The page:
Taking place in the grounds of the impressive ‘Le Gothique’ (AKA the Royal Victoria Patriotic Building), this biannual festival tends to combine fine beer and notable surroundings to great effect. Next month’s event looks to continue this trend, promising 120 beers and 30 ciders, plus wine, food and live music. Tickets cost £4 (£3 for CAMRA members before 5pm) for the Thursday, Friday or Saturday, or there’s a £25 all-inclusive preview evening on the Wednesday. See the ‘Le Gothique’ website for more details, or book tickets at Eventbrite.
28-30 March: The Grape Grain Spring Beer Festival
The CAMRA-beloved Grain Grain in Crystal Palace is keeping rather quiet about this – in fact, at the time of writing, its website makes no mention of it at all. But the advert in London Drinker magazine (PDF, see the bottom of page 48) seems to state pretty clearly that the Spring Beer Festival, featuring “at least 16 real ales and ciders” will take place over the last weekend of the month. Worth a look, if you happen to be in the area.
If you’re a lover of beer or pubs, why not buy the Londonist book of London pub crawls for less than the price of a pint.
GIG HARBOR — After two-years of planning, procrastinating, and persuading investors, a new brewery and taproom — the Gig Harbor Brewing Company — will be opening in the new year.
The brewery will be a 10-barrel, multi-vessel automated system engineered specifically for Gig Harbor Brewing Company’s beer styles. Plans for the new brewery have the first kegs rolling out in late-November 2014, with more starting to show up shortly thereafter wherever great beers are sold in Western Washington.
The new brewery is the result of co-owner and sales manager John Fosberg’s long-held enthusiasm for craft beer.
“First we got hooked on the incredibly-creative beers produced locally — 7 Seas, Harmon, Duo Brewing,” he said. “Then it was attending and volunteering at beer festivals around the Northwest — then we starting brewing our own — and before we knew it, we were producing the Gig Harbor Beer Festival. Starting our own brewery is the next logical step in our craft beer dreams.”
Fosberg said that he had been kicking around ideas for a brewing company for several years, learning as much as he could about the industry through various organizations, the Gig Harbor Beer Festival, and talking with other brewers, but start-up costs and his busy creative agency, Fosberg Media Group, kept getting in the way of moving beyond the planning stages.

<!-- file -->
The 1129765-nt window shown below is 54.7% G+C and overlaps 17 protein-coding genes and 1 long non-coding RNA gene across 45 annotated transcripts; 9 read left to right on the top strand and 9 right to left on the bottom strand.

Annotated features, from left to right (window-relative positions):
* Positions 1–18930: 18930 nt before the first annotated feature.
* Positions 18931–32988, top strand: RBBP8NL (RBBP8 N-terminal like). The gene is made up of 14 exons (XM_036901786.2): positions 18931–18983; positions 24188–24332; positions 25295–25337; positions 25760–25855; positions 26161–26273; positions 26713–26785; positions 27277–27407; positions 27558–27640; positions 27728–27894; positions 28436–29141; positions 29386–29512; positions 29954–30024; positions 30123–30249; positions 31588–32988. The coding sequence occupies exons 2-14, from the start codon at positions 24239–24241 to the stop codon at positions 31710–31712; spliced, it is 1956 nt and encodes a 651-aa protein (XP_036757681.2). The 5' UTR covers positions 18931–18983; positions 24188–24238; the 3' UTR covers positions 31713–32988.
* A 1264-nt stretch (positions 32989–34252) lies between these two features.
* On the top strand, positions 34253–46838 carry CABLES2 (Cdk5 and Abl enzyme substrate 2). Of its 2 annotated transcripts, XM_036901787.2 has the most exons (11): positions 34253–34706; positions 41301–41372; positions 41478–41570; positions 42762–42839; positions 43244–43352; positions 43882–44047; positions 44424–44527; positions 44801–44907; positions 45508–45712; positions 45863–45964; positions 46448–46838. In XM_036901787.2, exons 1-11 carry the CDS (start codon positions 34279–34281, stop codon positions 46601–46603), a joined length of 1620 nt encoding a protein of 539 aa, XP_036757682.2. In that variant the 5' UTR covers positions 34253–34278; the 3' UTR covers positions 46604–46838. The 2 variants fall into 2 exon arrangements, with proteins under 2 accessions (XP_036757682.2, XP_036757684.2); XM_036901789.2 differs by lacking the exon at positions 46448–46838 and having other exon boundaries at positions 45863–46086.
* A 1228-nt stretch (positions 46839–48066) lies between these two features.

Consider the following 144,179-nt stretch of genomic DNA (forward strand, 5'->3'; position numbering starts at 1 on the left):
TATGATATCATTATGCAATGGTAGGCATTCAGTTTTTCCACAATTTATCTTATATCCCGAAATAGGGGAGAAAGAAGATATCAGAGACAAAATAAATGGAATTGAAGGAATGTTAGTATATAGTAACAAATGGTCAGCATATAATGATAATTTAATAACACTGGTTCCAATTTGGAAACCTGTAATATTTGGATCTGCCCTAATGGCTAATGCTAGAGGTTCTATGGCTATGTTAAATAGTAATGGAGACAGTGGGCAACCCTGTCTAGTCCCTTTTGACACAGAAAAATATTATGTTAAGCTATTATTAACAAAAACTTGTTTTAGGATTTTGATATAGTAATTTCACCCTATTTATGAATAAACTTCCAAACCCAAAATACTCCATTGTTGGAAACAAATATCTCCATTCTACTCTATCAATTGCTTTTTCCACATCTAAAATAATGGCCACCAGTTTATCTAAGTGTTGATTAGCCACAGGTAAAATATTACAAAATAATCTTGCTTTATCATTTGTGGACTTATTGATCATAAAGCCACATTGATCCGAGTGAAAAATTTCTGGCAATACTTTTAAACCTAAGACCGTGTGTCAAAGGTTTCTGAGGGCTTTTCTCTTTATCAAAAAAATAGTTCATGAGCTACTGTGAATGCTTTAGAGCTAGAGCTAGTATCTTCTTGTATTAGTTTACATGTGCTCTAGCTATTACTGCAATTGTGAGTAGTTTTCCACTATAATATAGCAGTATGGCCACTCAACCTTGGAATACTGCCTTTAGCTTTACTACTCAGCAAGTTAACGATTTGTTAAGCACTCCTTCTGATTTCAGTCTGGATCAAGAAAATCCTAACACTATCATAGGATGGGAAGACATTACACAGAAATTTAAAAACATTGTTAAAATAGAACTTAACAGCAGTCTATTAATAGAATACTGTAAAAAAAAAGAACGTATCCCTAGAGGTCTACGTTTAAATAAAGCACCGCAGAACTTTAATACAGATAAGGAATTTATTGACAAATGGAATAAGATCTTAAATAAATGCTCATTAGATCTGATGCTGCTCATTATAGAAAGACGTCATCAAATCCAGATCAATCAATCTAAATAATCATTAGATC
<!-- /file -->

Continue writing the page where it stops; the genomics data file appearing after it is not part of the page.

“I really loved the passion this industry has for its product, and I kept feeling that I really wanted to be a part of something like that. I couldn’t shake it,” Fosberg said.
A chance meeting during a trip to Europe in 2012 was enough to finally convince Fosberg to move forward with his brewery ideas. “I was walking along the streets of Nuremburg, Germany during the Christmas Markets. It was pouring down snow, so I stopped into a local pub, and there, sitting at the bar was a 40-something bloke from England wearing a “Beer Advocate” cap. I thought, ‘it’s a sign’. We talked for a long time about craft beer, breweries, and festivals in Great Britain, and all the places he had specifically traveled to in the U.S. just to visit craft breweries and taste the beer. Now that’s passion. That was the moment I decided to go forward. The Gig Harbor Brewing Company had to happen.”
On his return and with a renewed enthusiasm for the project, Fosberg said he quickly enlisted the help of several trusted advisors, two of whom were a lawyer and an accountant to put the final finishing touches on the new venture’s business plan.
Once the business plan was complete, Fosberg started talking to potential investors, and found it easy to convince people to get involved. “Everyone loved the idea from the start. We’re still looking for a few more investors to be a part of this, but a big chunk of the money has come from a small group of people who really fell in love with the project,” he said.
Trevor Nicol, a local brew master from Tacoma will be in charge of brewing at the new company. The brewery’s first three beers will be Galloping Gertie Pale Ale, Round Rock Pilsner, and Mosquito Fleet IPA™. The beer names have been chosen to represent some of the historical local icons and traditions of Gig Harbor, Key Peninsula, and Tacoma Narrows. “We wanted the beer names to be very locally tied to the area — a real Harbor flavor,” added Fosberg. In the future, other seasonal and limited-release recipes are also planned.
The location of the new brewery and other details will be announced later this year.
CALLS have been made for more beer festivals to be held as pubs enjoyed big success on the back of Gosport’s Winterfest.
New customers packed the town’s locals as they sampled more beers after the event – and now landlords want their good fortune to continue.
Deana Geary, of The Junction Tavern in Leesland Road, saw her takings rise by 20 per cent.
Deana volunteered behind the festival’s bars, and that helped because once people found out who she was, they went off afterwards to try her pub’s beers.
‘It’s important that we see more beer festivals because they generate more interest in the local pubs,’ she
‘It would also help the pubs who would otherwise be struggling.
‘The E1 bus route is right outside my pub, so people were able to come and have a drink, then get back on the bus to Fareham.
‘At these kind of events, you get members of the Campaign for Real Ale from places like Southampton and when they’re in Gosport, they like to visit pubs which are in the Good Beer Guide – like mine and Queen’s Hotel.’
Patrick Noonan, landlord of The Clarence Tavern, in Clarence Road, enjoyed seeing more customers after Winterfest’s Friday and Saturday afternoon sessions.
‘Anything that helps the pub industry at the moment has got to be a good thing,’ he said.